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The two policies could fastrack Boris Johnson into Joe Biden’s good books – as talks over an all-important trade agreement with the US stall. Cracking down on China, in particular, is seen as a way for Mr Johnson to put the UK in pole position ahead of the European Union, who recently signed a controversial deal with Beijing. Britain has clashed with China over the controversial law imposed on Hong Kong, spy issues around Huawei and treatment of Uighur Muslims in Xinjiang.
Downing Street officials insist their approach to China is in contrast to the EU, which rushed through a new investment deal with Beijing just as the ink was drying on the post-Brexit trade deal between London and Brussels.
The deal was still pushed through, despite Mr Biden’s incoming National Security Advisor Jake Sullivan urging the EU to take America’s “common concerns” into account – something the new US President’s team are “deeply unhappy about”, according to the UK’s former national security adviser Mark Sedwill writing in The Daily Mail.
He said: “We need a consistent, coherent and comprehensive allied consensus in a new relationship with China.
“We must contest their behaviour when it disrupts global security, breaks international trade rules, breaches our own anti-slavery measures.”
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The UK Government will also attempt to soothe concerns from Mr Biden over Brexit and, in particular, Northern Ireland.
Mr Johnson and Mr Biden, who have never met, already don’t appear to have the best relationship, with the new US President once describing the Prime Minister as a “physical and emotional clone” of bitter rival Donald Trump.
Mr Biden, who has Irish roots, is opposed to Brexit and was left furious by the UK Government’s Internal Market Bill.
He even threatened to pull the plug on a US-UK trade deal if the controversial clauses to override key parts of the Withdrawal Agreement – namely around the Northern Ireland Protocol – and subsequently break internal law, were not stripped out.
But tension around Northern Ireland and Brexit could soon be calmed with the first ministerial trips to the US as Mr Biden and his team settle into the White House.
Mr Johnson’s Northern Ireland Secretary Brandon Lewis is expected to visit soon, while a staff member focussed on Northern Ireland issues could also be appointed to the US embassy in London.
The moves are pointing towards the UK wanting to quickly demonstrate its willingness to work on the issues surrounding Northern Ireland.
Mr Lewis has been in close contact with Richard Neal of the Ways and Means Committee – a close ally of Nancy Pelosi – and there is increasing hope Downing Street can use this avenue to explain its perspective.
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Mr Biden will be sworn in as the 46th US President on Wednesday, replacing Donald Trump after just one term following the election win in November.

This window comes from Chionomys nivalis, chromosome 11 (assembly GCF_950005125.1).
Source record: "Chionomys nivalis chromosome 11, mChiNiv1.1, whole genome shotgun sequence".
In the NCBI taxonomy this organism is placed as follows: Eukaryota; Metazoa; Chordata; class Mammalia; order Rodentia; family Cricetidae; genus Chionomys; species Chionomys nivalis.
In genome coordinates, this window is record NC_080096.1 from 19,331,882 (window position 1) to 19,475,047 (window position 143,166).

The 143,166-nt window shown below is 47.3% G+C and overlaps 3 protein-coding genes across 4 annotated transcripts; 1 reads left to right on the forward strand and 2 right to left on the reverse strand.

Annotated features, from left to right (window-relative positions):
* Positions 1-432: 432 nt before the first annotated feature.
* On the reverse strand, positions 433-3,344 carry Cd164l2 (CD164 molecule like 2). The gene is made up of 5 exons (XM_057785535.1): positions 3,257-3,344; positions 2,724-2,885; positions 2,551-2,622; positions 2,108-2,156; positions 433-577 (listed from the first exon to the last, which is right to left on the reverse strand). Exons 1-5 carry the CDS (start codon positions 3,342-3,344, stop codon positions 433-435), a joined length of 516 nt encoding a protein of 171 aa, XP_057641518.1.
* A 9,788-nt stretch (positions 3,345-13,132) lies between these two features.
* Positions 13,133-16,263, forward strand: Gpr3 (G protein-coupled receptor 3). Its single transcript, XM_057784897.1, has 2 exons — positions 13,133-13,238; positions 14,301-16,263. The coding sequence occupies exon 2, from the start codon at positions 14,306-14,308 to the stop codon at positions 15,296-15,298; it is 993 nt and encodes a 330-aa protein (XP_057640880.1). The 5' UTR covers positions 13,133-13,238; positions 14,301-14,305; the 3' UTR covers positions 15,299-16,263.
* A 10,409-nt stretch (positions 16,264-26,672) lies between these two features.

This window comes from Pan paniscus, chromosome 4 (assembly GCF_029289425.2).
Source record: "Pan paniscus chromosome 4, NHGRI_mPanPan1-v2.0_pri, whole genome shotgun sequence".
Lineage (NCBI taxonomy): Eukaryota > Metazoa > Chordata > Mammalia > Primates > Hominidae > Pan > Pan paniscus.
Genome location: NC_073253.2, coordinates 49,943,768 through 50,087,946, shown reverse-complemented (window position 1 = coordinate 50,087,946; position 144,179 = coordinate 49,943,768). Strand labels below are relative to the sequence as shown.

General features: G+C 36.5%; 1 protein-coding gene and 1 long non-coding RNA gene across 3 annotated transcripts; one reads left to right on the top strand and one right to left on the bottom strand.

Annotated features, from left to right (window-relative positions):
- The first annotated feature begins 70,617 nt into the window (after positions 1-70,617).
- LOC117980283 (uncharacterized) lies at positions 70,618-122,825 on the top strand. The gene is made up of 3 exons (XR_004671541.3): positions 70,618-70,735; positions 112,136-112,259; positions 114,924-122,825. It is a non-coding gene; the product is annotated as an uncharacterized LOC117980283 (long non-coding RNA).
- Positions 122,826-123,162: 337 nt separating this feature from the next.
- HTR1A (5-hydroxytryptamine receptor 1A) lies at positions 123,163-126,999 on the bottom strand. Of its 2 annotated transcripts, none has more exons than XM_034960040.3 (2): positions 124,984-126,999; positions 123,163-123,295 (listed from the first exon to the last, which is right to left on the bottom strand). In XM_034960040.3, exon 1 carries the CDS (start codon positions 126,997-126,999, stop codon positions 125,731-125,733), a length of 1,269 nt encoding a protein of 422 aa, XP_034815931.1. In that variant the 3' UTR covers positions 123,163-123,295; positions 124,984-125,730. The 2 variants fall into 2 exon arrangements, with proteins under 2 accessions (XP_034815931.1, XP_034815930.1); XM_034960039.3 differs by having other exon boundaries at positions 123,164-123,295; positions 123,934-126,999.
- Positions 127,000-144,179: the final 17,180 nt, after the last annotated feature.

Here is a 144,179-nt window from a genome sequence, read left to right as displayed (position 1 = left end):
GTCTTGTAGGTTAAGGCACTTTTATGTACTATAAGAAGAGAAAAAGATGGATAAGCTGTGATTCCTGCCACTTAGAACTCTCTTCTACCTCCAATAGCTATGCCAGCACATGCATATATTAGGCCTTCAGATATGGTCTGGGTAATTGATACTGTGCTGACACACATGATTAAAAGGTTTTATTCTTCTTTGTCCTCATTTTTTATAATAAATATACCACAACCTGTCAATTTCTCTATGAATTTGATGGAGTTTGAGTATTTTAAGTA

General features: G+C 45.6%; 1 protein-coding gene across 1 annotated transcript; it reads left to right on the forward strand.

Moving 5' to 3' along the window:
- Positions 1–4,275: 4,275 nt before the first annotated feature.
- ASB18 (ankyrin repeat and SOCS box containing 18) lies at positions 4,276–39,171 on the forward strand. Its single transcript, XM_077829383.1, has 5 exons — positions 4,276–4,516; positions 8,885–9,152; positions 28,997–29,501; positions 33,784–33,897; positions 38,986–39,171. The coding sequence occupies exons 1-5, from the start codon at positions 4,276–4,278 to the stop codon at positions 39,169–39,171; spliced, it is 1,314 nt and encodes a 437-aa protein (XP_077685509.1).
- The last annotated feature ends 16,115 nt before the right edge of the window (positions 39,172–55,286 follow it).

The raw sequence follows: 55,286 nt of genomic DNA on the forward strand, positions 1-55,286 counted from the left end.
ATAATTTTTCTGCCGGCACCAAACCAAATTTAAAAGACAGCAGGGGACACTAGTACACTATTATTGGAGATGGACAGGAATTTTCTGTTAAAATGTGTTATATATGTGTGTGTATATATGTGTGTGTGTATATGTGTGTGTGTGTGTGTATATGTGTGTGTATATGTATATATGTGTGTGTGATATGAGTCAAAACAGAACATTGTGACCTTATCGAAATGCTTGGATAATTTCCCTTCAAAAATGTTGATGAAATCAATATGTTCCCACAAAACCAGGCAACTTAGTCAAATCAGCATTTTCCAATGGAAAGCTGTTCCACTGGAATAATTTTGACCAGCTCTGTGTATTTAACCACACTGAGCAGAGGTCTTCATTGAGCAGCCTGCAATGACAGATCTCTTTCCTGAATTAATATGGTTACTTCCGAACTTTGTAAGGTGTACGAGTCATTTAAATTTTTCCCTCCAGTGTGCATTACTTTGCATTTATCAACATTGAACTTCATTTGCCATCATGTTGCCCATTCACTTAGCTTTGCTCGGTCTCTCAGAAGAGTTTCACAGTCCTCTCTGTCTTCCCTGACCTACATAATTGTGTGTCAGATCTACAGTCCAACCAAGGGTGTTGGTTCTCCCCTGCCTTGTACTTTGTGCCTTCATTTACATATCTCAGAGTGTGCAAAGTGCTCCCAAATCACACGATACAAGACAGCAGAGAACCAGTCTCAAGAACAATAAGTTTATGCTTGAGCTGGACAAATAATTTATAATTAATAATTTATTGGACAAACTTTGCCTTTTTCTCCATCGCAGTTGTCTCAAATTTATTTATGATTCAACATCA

Commenting on the prospect of being able to pick up the phone and begin contact with Mr Biden’s team, a UK Government advisor told Politico: “Expect a lot of movement in the coming days.”
Elsewhere, the UK continues to be at pains to emphasise it is more aligned to Mr Biden’s views on several important matters than it ever was with Mr Trump.
These include climate change, the promotion of democratic values and the UK’s willingness to back up good diplomatic intentions with defence spending.
In his statement welcoming the inauguration of Mr Biden on Tuesday evening, Mr Johnson declared: “In our fight against COVID and across climate change, defence, security and in promoting and defending democracy, our goals are the same and our nations will work hand in hand to achieve them.”
The UK is hosting the G7 summit in June – expected to be the first meeting between Mr Johnson and Mr Biden – and COP26 UN climate change meeting in November.
Sophia Gaston, director of the London-based British Foreign Policy Group think tank, believes the UK’s stated priorities for the G7 summit are angled towards Mr Biden’s foreign policy goals.
She said: “The G7 agenda appears to have been designed to demonstrate three things: the areas where the UK feels it has a genuine leadership role, such as in tackling climate change; the UK’s capabilities as a global convenor, bringing together the first outline of a ‘D10’ democracy alliance (G7 plus India, South Korea and Australia); and opening ground for foreign policy collaboration with the United States, but from a starting point as equals.”
Ms Gaston added the UK could also use the G7 summit to detail its Global Britain agenda, with opposition against China a central element.
She continued: “We can expect to see the UK starting to put some of the meat on the bones, seeking to broker commitments on Magnitsky sanctions, targeting those accused of human rights abuses, challenging China on human rights and its aggressive recent behaviour towards Australia, and shoring up the global pandemic recovery response.”
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